Curator of the History of Advertising Archives
Rendez-vous with . . . Richard Pollay
University of British Columbia, Vancouver, Canada
By Philippe Boucher
Rendez-vous 106 Wednesday, July 18 2001
PB : Thank you Rick for accepting our rendez-vous. May I ask you to introduce yourself?
Rick Pollay: I grew up in New England in the 1950s and naively smoked Marlboros for 15 years, throughout my college and graduate school years and when first teaching, even smoking in the classroom in 1966-1970. I teach in a business school (UBC, Vancouver), sharing my training in marketing, consumer behavior and advertising. After years of research on the more general topic of advertising's history and social and cultural effects, I focused on tobacco issues when asked by lawyers to do a study of cigarette advertising of the 1930s - 1950s. What I learned so shocked and fascinated me that I have continued pursuing tobacco marketing history to this day.
Q1. There are 8000 tobacco ads in the collection you gave to Roswell Park (http://roswell.tobaccodocuments.org) When and why did you start collecting them? Where do they come from? All over the world or mostly from Canada and the US?
RP: I began collecting examples of cigarette ads after doing a research study for, and testifying in, the Cipollone trial (NJ, 1987). As I participated in other trials, and did my own collecting, the number of examples grew and grew -most recently supplemented by purchases from eBay. Almost all examples are U.S., spanning the entirety of the 20th century. Small subsets are related materials such as editorial cartoons, news headlines, advocacy ads, prevention ads, and overseas ads.
Q2. What did you learn from the study of those ads? What should they teach us about the strategies used by the tobacco industry?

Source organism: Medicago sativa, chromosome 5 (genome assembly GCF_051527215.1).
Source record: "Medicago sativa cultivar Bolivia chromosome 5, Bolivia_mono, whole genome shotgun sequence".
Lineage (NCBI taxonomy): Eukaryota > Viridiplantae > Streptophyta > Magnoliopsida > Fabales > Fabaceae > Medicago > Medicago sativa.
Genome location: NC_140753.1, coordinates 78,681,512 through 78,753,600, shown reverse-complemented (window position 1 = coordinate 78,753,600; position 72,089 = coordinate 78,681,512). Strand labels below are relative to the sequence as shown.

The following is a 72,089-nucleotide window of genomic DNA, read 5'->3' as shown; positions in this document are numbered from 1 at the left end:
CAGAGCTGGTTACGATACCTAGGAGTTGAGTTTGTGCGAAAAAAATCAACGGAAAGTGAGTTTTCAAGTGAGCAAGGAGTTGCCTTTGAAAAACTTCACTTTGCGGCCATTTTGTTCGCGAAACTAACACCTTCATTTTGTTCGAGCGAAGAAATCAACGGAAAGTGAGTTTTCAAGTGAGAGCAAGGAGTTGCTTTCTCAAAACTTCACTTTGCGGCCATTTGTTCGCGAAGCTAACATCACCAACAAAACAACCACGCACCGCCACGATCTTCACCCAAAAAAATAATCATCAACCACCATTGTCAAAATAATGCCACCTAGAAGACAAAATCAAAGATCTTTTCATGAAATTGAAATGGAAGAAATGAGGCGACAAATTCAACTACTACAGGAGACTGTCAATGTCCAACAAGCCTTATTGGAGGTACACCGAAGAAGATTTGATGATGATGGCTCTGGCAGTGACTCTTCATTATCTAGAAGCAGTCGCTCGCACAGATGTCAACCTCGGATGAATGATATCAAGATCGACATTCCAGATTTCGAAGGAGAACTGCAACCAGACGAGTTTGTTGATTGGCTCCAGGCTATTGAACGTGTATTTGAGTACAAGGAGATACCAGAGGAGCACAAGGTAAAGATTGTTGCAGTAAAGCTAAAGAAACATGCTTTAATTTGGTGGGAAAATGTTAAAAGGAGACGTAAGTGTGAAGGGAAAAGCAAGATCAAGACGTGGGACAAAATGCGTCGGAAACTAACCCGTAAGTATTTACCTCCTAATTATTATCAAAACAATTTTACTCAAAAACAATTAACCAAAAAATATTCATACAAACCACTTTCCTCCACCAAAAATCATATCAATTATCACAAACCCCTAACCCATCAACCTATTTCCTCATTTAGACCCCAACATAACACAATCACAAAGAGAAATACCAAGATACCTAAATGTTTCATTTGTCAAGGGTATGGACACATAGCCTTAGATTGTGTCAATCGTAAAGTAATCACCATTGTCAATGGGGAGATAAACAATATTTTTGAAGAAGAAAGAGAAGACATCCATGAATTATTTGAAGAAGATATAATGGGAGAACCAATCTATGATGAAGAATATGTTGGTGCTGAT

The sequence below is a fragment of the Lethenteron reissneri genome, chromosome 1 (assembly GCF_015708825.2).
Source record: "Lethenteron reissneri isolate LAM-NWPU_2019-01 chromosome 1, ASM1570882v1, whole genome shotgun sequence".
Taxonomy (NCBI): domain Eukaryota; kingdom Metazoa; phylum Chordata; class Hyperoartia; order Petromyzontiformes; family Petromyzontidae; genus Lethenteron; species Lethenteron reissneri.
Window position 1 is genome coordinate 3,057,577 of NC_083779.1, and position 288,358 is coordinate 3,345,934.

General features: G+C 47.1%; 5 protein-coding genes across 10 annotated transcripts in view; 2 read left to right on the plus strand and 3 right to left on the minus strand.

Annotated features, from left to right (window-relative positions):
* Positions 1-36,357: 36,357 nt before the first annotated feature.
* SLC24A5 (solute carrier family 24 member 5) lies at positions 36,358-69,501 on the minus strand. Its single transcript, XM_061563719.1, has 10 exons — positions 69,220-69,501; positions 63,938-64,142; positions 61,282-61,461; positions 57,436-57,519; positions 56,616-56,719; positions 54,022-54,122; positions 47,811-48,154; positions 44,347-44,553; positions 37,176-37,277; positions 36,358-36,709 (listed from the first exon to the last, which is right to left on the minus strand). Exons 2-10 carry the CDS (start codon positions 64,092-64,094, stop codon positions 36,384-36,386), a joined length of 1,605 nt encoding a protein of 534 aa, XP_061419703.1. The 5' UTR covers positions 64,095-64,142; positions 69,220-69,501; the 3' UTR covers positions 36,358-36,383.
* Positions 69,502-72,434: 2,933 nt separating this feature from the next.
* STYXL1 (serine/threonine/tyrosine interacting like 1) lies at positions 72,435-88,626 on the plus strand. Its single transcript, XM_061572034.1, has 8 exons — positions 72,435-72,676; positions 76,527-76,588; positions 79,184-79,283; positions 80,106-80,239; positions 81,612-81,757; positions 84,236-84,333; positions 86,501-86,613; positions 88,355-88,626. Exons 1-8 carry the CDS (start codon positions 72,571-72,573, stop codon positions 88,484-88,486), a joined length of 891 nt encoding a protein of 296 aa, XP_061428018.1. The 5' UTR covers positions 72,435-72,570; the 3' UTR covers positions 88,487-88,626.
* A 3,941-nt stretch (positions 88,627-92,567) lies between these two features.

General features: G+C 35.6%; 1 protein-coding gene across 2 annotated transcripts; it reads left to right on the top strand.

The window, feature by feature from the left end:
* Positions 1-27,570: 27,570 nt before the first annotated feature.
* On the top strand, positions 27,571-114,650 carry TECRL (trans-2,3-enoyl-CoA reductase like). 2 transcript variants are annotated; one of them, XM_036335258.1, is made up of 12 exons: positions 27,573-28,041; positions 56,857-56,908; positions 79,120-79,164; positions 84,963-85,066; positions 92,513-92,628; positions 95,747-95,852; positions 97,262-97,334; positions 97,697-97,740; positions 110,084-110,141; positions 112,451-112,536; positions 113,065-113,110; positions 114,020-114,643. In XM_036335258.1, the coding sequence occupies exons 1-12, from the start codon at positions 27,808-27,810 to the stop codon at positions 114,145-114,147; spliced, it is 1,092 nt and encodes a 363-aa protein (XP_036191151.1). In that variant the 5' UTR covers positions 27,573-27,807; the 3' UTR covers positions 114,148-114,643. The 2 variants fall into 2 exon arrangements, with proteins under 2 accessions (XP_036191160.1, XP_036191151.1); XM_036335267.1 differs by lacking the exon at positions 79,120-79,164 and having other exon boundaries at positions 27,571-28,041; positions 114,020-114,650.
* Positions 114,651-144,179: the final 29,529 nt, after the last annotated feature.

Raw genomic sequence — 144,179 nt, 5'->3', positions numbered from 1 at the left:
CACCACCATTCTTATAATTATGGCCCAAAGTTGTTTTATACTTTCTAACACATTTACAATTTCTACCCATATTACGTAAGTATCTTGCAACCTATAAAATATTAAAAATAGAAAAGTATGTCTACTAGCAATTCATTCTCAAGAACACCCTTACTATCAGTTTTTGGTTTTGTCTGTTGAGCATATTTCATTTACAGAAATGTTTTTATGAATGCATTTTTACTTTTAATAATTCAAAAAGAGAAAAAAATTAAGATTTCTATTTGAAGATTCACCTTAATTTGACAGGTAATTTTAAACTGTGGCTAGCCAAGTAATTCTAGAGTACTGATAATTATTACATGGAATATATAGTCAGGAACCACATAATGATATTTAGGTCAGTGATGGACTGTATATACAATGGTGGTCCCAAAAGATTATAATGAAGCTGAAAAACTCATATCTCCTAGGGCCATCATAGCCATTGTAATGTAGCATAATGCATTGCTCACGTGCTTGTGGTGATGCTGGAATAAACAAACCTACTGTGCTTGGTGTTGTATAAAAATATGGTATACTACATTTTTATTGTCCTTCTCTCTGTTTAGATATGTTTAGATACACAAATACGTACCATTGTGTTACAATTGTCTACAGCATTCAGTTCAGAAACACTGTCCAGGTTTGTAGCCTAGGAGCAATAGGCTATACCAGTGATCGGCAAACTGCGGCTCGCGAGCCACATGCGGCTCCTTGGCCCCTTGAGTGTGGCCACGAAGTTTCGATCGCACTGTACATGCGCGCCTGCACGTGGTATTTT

RP: I've learned a great deal about how tactics change (a) when targeting different types of audiences (men vs women, starters vs concerned addicts); (b) when new technologies are introduced (e.g. filters, "light" products, "superslims", etc); (c) and when the industry members adopt new policies as a result of regulation, news events, or collusions (e.g. getting off TV, responding to the health scare of the 1950s and ceasing the use of explicit health claims that were "part of the problem").
Q3. 8000 ads, it's a lot of pictures. Are some more equal than others? What ad icons or ad campaigns do you think stand out?
RP: This is a very tough question. Many campaigns are notable for different things they illustrate, such as Marlboro's shift from being "mild as May" to using the cowboy as an icon of independence. On an artistic level, and for its role modeling, my favorite campaign is that of the Viceroy ads of the late 1950s wherein "intelligent people" were smoking -rocket scientists, astronomers, anthropologists, newspaper editors, etc. The art work was painstakingly detailed original art instead of the photography that is so common today.
Q4. Can you identify historical trends, dominant genres or special characteristics that would help classify the ads and help the public make sense of the hidden agenda behind the ads?
RP: At the simplest level it is important to distinguish between those ads which function to recruit the young (showing independence, peer approval, good times) and those that function to reassure and retain the health-concerned smoker (light, mild, low tar, etc.). Historically, some of the watershed events have been (a) the introduction of national big budget advertising with Camel in 1914, (b) the 1953 health scare and industry collusion following the infamous Plaza Hotel meeting, in December 1953 along with the launch of filters; (c) the 1964 Surgeon General report; (d) the abandonment of radio and TV in 1971; (e) the introduction of low-yield products in 1976. Each phase sees many firms competing employing similar tactics and also evolution as new ad claims are better "understood" by the public, e.g. that filters are there to "protect" health.
Q5. Ads are still around but much more money is now invested in promotions. Are you studying promotions as well? Aren't the ads shrinking symbols of the past while promotions would now be the dominant marketing tools?
RP: The collection is still active and complete through until 2000, and definitely includes promotions. Most promotional activities are manifest by retail displays, catalogs, and magazines ads calling attention to events, contests, "giveaways" etc.
PB: Thank you Rick for taking the time to be with us today.
Rendez-vous is supported by a contract from the Robert Wood Johnson Foundation
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